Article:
Tuesday, November 18, 2008

a million little pieces

way back when, i read this book. i wasn't in the best place in my life. lately, it's come up repeatedly in discussions, so i feel compelled to share my thoughts on it from way back when.
In case you've been living under a rock, you've probably heard about James Frey's "memoir" A Million Little Pieces. Curiosity finally got the best of me, and I borrowed it. It was slow going at first because his writing style was hard to get used to. The further I got, the faster I read. Partly because I didn't have to stop and think about who was saying what, partly because it became more intriguing. I found myself laughing out loud at his interactions with his fellow patients and the staff. The descriptions in the book are haunting and vivid. His fellow patients are real, and come from a broad spectrum of society. Mob boss. Boxer. Steel worker. Judge. It holds to some of the stuff I taught. Addiction doesn't care if you're black, white, rich, poor, man, woman, child. You abuse, you're done. Simple as that.
With the brouhaha over the fictive parts of the memoir, I found myself wondering at points in the book what was made up. There were certainly parts of the book that I am convinced were complete and total bullshit, but then again, I've not been in his shoes before. Since I can't relate to the anger that addicts felt upon finding out about the embellishments or bold-faced lying, I can't help but wonder if there would've been the same outcry or hope if it was written by someone else as a work of fiction.
Never having dealt with substance abuse myself, I can't relate to those aspects of the book. The struggle the overwhelming need the craving the Fury...Sorry, I guess Frey's style got into my head. Hell, I've never taken anything harder than booze, and certainly not to the point of abuse. The most I've ever drank in one night was the better part of a fifth of SoCo, and I'm still being told details of that evening.
"Words can't say this. The one word love means too little for what it is. It means everything and that is still not enough. It doesn't communicate even a fraction of the feelings involved. Love. The word is not enough for what it is. Love. Love."(316)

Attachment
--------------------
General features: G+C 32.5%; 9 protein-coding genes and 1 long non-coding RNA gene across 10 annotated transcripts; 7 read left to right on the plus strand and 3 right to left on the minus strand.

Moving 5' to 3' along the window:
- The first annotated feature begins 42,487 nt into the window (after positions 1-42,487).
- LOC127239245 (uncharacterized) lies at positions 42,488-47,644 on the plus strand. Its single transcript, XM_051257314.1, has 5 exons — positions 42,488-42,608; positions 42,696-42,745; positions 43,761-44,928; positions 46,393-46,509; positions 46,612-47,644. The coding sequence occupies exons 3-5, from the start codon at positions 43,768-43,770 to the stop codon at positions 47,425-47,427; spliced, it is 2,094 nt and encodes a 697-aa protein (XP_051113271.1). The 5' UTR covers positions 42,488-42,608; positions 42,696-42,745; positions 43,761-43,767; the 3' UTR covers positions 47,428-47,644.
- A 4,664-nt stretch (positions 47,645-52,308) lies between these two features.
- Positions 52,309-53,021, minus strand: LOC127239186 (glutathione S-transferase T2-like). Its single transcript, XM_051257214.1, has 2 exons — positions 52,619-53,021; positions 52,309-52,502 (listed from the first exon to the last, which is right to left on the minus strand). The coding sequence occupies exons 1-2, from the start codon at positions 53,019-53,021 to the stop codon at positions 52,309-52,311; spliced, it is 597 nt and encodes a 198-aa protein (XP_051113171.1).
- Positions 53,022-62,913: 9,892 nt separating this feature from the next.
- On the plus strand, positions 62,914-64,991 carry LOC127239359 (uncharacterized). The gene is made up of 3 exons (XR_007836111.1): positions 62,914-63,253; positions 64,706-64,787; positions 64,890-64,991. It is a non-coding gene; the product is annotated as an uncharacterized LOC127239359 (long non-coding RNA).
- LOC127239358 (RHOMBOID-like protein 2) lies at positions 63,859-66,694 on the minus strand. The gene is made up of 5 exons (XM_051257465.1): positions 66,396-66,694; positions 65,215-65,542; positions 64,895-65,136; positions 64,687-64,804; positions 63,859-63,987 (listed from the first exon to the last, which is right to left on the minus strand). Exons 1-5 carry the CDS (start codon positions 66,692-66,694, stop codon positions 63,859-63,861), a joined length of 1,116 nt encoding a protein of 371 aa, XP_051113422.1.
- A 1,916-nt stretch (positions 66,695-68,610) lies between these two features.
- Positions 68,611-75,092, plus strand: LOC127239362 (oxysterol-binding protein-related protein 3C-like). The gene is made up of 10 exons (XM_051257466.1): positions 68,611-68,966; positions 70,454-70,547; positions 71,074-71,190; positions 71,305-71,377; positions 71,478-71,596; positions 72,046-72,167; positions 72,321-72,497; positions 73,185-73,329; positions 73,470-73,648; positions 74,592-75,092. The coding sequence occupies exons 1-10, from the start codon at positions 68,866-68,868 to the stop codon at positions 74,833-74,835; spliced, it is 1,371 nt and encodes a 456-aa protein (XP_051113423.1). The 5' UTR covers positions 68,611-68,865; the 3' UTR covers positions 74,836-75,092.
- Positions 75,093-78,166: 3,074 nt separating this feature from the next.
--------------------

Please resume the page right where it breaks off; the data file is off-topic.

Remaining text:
The part of the book that I related best to was when he fell for Lilly. Being in love is about the only addiction I've ever experienced. Always wanting to be with that person, never wanting to part. It's awesome and it's powerful and it's draining and it's exhilarating all at the same time. When you lose it, you crave it and fear that you'll never find it again. I suppose it's an addiction that most everyone wants, and it seems to be awfully hard to find sometimes. Each time you're lucky enough to find it, your mind and heart race with all the possibilities it poses. But each time you're unlucky enough to lose it, the pain seems more intense than the last, though you build your walls and defenses and it sadly becomes easier to deal with. Thus a vicious cycle begins. Each time you meet someone worthy of your love, it's harder and harder to let yourself go and just be.

you read it? your thoughts, please. being in love then and being in love now are worlds apart, and i'm curious how your view may have changed (especially if you read this review when i originally posted it on myspace).

No comments: